Vegetation Removal

In the Fall of 2013, Clemson undergraduate students set up 16 Carolina Vegetation Survey (CVS) plots in the Lower Hunnicutt restored and unrestored sections of the stream area and Hunnicutt wetland to monitor vegetative succession and plant survival of those plants introduced into each area. CVS plots allowed the students to monitor the stem count and percent cover in each plot. Realizing attempts to have minimal invasive plants in the restored section would be futile while the upstream portion of Hunnicutt Creek was heavily invaded, they expanded their survey areas. They established 25 more CVS plots in the forested parts on North Hunnicutt Creek.  Initial data showed 100% native trees in the overstory but the herb, shrub, and vine strata being dominated by invasive plants. The main species of concern were and still are Chinese Privet ( Ligustrum senense), Thorny Olive ( Elagenus pungens), English Ivy ( Hedera helix), and Kudzu ( Pueraria montana).

For the purpose of undergraduate research, of the 25 CVS plots located upstream of the restoration area, four methods of removal were conducted to determine which option would provide the best results for removing the prominent understory invasive species. The methods of removal were mechanical, chemical, mechanical and chemical together, and prescribed grazing.

The main target species:

Chinese Privet ( Ligustrum sinense)
English Ivy ( Hedera helix)
Japanese Honeysuckle ( Lonicera japonica)
Kudzu ( Pueraria montana)
Mimosa ( Albizia julibrissin)
Multiflora Rose ( Rosa multiflora)
Oregon Grape ( Mahonia bealei)
Silverthorn ( Elaeagnus  pungens)
Wisteria ( Wisteria sp.)


Mechanical removal involves the use of loppers, hand saws, and other hand tools to cut down plants. It also included hand pulling and the use of a root wrench.  This is an environmentally friendly method of removal; however, it may not be the most efficient in comparison to other methods. Caution needs to be taken when manually removing plants so that soil is not highly disturbed, which can lead to erosion. Exposed soil may also allow easy seed germination of non-desirables. Many invasive plants can spread via rhizomes, so taking out the entirety of the root is imperative.

CLICK HERE to see a time lapse video of Clemson undergraduate researchers removing invasive species!


Two common systemic herbicides (active ingredients either glyphosate or triclopyr) are used when doing chemical control. Glyphosate absorbs into the plant tissue and is carried to the roots. This is a non-selective herbicide; caution must be taken to minimize off-target impacts. Triclopyr is a selective herbicide for broadleaf plants (forbs, shrubs, and trees). Basal bark application and foliar treatment are the main treatment methods for chemical control. Timing and seasonality are integral when planning to use a systemic herbicide because of their ability to translocate in the plant. Aquatic-friendly herbicides should also be used when in close proximity to the stream. Proper personal protective equipment should be worn when applying herbicides including long-sleeve shirts, long pants, goggles, gloves, and closed-toe shoes. The research conducted on the Clemson campus utilized both types of herbicides with foliar and basal bark treatment.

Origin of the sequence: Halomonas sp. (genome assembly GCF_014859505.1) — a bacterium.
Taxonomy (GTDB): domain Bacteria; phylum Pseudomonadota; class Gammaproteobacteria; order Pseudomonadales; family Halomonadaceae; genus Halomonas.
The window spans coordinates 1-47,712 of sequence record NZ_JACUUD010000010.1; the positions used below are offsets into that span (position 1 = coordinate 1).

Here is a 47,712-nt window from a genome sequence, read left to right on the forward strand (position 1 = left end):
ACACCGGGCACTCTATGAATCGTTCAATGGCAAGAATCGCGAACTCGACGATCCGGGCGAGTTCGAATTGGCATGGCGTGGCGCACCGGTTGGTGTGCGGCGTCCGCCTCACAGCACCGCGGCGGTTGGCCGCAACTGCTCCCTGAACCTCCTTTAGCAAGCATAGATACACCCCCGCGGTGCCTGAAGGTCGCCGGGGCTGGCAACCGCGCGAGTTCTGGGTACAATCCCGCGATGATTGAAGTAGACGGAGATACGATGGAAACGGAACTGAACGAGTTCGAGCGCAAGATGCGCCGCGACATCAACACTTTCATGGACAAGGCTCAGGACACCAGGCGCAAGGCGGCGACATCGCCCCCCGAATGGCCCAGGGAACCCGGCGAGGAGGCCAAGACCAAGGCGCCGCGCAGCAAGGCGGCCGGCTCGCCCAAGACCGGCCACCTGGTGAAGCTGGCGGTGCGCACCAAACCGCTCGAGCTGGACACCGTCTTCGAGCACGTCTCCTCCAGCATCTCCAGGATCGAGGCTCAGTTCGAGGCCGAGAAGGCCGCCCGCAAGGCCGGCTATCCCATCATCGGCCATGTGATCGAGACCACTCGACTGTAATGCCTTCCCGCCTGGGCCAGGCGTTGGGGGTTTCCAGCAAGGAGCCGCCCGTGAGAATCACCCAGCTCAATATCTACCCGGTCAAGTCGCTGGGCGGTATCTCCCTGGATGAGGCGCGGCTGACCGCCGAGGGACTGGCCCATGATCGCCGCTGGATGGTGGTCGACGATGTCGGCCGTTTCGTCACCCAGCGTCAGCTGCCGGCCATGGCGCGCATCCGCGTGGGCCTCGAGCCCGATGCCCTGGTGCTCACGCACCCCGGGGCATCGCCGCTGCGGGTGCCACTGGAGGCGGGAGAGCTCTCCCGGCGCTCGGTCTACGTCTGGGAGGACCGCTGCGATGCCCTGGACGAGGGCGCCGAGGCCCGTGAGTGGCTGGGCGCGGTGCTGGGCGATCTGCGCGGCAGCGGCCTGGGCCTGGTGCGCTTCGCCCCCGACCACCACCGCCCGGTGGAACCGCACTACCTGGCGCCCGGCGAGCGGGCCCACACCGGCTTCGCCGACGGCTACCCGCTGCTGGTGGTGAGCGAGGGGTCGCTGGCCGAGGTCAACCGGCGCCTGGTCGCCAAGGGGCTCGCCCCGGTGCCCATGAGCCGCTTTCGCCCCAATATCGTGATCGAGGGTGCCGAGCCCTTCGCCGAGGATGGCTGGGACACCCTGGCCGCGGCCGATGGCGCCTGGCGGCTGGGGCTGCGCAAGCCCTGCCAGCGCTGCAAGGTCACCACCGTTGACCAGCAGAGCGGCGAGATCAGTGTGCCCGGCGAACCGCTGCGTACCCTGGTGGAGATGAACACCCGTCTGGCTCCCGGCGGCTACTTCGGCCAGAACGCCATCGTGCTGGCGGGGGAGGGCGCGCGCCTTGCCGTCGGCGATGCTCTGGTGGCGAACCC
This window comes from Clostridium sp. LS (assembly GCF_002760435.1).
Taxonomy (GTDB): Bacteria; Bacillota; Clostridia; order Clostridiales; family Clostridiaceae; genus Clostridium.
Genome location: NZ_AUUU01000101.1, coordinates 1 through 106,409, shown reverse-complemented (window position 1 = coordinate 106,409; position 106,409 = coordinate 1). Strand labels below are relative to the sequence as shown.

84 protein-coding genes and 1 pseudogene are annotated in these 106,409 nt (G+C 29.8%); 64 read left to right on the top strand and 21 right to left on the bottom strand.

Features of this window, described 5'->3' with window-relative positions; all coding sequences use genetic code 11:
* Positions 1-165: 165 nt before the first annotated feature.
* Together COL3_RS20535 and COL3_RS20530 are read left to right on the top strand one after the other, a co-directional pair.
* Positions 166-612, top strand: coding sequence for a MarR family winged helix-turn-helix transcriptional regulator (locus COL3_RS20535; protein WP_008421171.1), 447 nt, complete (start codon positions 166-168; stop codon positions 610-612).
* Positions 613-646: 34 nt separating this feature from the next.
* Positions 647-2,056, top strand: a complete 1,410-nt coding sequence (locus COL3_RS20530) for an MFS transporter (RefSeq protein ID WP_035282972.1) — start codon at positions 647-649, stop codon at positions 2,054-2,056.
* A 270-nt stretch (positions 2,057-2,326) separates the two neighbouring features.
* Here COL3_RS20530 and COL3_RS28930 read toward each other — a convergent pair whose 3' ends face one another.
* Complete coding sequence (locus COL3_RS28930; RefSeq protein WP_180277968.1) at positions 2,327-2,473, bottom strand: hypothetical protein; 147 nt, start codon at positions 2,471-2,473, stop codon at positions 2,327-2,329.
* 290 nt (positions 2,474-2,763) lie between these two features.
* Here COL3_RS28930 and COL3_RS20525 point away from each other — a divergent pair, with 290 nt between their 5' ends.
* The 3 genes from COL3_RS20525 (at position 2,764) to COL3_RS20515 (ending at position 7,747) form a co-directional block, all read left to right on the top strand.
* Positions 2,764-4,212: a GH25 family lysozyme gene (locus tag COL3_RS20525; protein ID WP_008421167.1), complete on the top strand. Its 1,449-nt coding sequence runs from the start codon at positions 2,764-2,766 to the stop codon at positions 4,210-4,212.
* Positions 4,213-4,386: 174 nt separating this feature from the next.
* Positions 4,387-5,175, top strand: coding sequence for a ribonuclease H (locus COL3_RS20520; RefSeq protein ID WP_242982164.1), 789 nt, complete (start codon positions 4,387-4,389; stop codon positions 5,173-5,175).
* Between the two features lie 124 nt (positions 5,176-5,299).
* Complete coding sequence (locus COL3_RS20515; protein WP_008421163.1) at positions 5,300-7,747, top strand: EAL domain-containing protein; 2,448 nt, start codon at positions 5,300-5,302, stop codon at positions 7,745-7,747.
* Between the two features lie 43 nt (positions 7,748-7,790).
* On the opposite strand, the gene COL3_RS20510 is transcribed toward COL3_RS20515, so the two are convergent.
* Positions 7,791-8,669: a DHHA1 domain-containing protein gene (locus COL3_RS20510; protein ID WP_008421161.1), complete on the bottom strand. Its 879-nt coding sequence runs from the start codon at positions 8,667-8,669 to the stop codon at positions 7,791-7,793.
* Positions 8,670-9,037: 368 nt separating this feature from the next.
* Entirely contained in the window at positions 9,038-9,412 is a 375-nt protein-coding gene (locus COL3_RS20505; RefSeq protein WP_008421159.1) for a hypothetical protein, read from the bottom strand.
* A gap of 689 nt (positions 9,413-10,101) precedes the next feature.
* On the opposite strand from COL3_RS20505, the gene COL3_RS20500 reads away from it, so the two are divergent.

Mechanical plus Chemical:

This method of removal incorporated both the mechanical and chemical methods detailed above. This method was conducted in teams of three, one person cuts the target species, one applies herbicide to the cut stump, and another drags the cut plant to a designated pile. This was initially determined as the most effective method with minimal pesticide usage. The herbicide of choice was triclopyr which is known to be a selective herbicide for broadleaf plants (forbs, shrubs, and trees). 

Section of Hunnicutt watershed with invasive species
Before Treatment
Photo of before mechanical and chemical treatment methods are implemented for invasive species removal on the Clemson University campus.
Section of Hunnicutt watershed without invasive species
After Treatment
Photos of after mechanical and chemical treatment methods are implemented for invasive species removal on the Clemson University campus.


Prescribed Grazing

This method was developed and applied to an upper portion of the North Hunnicutt Creek research area so as to not interfere with other undergraduate CVS study plots. Goats were brought into the fenced study area to graze the understory for a predetermined number of days and then removed. Clemson undergraduate researchers then followed with the mechanical and chemical removal techniques described above.

Prescribed grazing along Hunnicutt Creek.
Prescribed Grazing
Prescribed grazing along Hunnicutt Creek on the Clemson University campus.


Removal and Treatment Continues

Since the completion of the undergraduate study in 2016, numerous invasive species removal projects have brought the goats back to campus and employed undergraduate students to treat and remove the invasive species.

Streambank along Hunnicutt Creek before removal of invasive species.
Before Treatment
Photo before goat grazing, mechanical and chemical treatment of the areas along North Hunnicutt Creek on the Clemson University campus. This area was dominated by Silverthorn and Chinese Privet before treatment began.
Streambank along Hunnicutt Creek after removal of invasive species.
After Treatment
Photo after goat grazing, mechanical and chemical treatment of the areas along the North Hunnicutt Creek on the Clemson University campus. Upon completion, native trees have more resources available and there is a higher probability of the generation of native understory species.


CLICK HERE to see some of the results from the Clemson undergraduate researchers!

CLICK HERE to learn more about prescribed grazing using goats!